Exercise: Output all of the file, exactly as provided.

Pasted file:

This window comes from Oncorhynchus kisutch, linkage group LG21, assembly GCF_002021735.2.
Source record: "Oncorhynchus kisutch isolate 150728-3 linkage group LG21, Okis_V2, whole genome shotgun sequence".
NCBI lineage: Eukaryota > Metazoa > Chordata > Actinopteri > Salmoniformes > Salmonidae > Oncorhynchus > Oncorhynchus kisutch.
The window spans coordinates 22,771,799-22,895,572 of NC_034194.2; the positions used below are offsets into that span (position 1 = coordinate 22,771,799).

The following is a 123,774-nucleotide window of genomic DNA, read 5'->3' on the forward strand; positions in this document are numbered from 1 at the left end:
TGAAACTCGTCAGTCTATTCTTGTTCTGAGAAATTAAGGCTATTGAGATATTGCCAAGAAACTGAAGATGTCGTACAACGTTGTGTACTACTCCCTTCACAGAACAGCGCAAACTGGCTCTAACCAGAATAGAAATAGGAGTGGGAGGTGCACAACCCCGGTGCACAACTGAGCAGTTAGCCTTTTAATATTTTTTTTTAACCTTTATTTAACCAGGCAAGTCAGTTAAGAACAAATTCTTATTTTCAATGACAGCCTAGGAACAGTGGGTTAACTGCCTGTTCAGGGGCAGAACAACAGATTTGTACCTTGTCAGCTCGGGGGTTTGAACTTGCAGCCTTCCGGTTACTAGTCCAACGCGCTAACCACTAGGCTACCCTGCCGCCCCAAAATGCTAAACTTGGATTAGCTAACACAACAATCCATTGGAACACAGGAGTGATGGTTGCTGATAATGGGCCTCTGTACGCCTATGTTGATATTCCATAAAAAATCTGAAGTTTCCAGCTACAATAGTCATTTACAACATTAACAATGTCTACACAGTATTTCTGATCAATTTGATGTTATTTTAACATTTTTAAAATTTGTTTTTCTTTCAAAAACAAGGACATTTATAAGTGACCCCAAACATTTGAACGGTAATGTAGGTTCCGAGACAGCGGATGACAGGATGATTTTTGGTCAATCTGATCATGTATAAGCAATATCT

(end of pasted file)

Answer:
This window comes from Oncorhynchus kisutch, linkage group LG21, assembly GCF_002021735.2.
Source record: "Oncorhynchus kisutch isolate 150728-3 linkage group LG21, Okis_V2, whole genome shotgun sequence".
NCBI lineage: Eukaryota > Metazoa > Chordata > Actinopteri > Salmoniformes > Salmonidae > Oncorhynchus > Oncorhynchus kisutch.
The window spans coordinates 22,771,799-22,895,572 of NC_034194.2; the positions used below are offsets into that span (position 1 = coordinate 22,771,799).

The following is a 123,774-nucleotide window of genomic DNA, read 5'->3' on the forward strand; positions in this document are numbered from 1 at the left end:
TGAAACTCGTCAGTCTATTCTTGTTCTGAGAAATTAAGGCTATTGAGATATTGCCAAGAAACTGAAGATGTCGTACAACGTTGTGTACTACTCCCTTCACAGAACAGCGCAAACTGGCTCTAACCAGAATAGAAATAGGAGTGGGAGGTGCACAACCCCGGTGCACAACTGAGCAGTTAGCCTTTTAATATTTTTTTTTAACCTTTATTTAACCAGGCAAGTCAGTTAAGAACAAATTCTTATTTTCAATGACAGCCTAGGAACAGTGGGTTAACTGCCTGTTCAGGGGCAGAACAACAGATTTGTACCTTGTCAGCTCGGGGGTTTGAACTTGCAGCCTTCCGGTTACTAGTCCAACGCGCTAACCACTAGGCTACCCTGCCGCCCCAAAATGCTAAACTTGGATTAGCTAACACAACAATCCATTGGAACACAGGAGTGATGGTTGCTGATAATGGGCCTCTGTACGCCTATGTTGATATTCCATAAAAAATCTGAAGTTTCCAGCTACAATAGTCATTTACAACATTAACAATGTCTACACAGTATTTCTGATCAATTTGATGTTATTTTAACATTTTTAAAATTTGTTTTTCTTTCAAAAACAAGGACATTTATAAGTGACCCCAAACATTTGAACGGTAATGTAGGTTCCGAGACAGCGGATGACAGGATGATTTTTGGTCAATCTGATCATGTATAAGCAATATCT